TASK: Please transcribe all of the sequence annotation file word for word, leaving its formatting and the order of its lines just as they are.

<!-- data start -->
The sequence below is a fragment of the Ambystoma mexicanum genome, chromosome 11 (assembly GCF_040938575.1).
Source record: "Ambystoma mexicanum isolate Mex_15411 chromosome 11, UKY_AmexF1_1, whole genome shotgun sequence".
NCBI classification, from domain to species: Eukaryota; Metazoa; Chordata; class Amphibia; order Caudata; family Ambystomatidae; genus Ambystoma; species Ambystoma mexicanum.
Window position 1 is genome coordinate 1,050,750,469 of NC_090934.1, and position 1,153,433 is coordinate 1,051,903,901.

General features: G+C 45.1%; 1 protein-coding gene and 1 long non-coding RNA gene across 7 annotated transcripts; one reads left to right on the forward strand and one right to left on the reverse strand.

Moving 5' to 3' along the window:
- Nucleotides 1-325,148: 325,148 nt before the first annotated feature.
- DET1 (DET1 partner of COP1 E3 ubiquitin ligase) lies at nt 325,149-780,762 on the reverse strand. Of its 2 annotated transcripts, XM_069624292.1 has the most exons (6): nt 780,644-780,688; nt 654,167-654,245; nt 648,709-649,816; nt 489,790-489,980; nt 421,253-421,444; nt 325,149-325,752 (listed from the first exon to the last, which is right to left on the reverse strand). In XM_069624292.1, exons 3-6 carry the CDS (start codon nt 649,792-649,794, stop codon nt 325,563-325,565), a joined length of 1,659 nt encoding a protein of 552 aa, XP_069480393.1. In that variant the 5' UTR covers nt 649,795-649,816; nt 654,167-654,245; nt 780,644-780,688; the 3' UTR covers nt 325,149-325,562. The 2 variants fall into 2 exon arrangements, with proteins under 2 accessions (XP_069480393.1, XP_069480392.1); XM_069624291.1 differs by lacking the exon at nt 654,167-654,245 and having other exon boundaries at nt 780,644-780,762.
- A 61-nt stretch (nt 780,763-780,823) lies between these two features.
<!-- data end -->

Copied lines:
The sequence below is a fragment of the Ambystoma mexicanum genome, chromosome 11 (assembly GCF_040938575.1).
Source record: "Ambystoma mexicanum isolate Mex_15411 chromosome 11, UKY_AmexF1_1, whole genome shotgun sequence".
NCBI classification, from domain to species: Eukaryota; Metazoa; Chordata; class Amphibia; order Caudata; family Ambystomatidae; genus Ambystoma; species Ambystoma mexicanum.
Window position 1 is genome coordinate 1,050,750,469 of NC_090934.1, and position 1,153,433 is coordinate 1,051,903,901.

General features: G+C 45.1%; 1 protein-coding gene and 1 long non-coding RNA gene across 7 annotated transcripts; one reads left to right on the forward strand and one right to left on the reverse strand.

Moving 5' to 3' along the window:
- Nucleotides 1-325,148: 325,148 nt before the first annotated feature.
- DET1 (DET1 partner of COP1 E3 ubiquitin ligase) lies at nt 325,149-780,762 on the reverse strand. Of its 2 annotated transcripts, XM_069624292.1 has the most exons (6): nt 780,644-780,688; nt 654,167-654,245; nt 648,709-649,816; nt 489,790-489,980; nt 421,253-421,444; nt 325,149-325,752 (listed from the first exon to the last, which is right to left on the reverse strand). In XM_069624292.1, exons 3-6 carry the CDS (start codon nt 649,792-649,794, stop codon nt 325,563-325,565), a joined length of 1,659 nt encoding a protein of 552 aa, XP_069480393.1. In that variant the 5' UTR covers nt 649,795-649,816; nt 654,167-654,245; nt 780,644-780,688; the 3' UTR covers nt 325,149-325,562. The 2 variants fall into 2 exon arrangements, with proteins under 2 accessions (XP_069480393.1, XP_069480392.1); XM_069624291.1 differs by lacking the exon at nt 654,167-654,245 and having other exon boundaries at nt 780,644-780,762.
- A 61-nt stretch (nt 780,763-780,823) lies between these two features.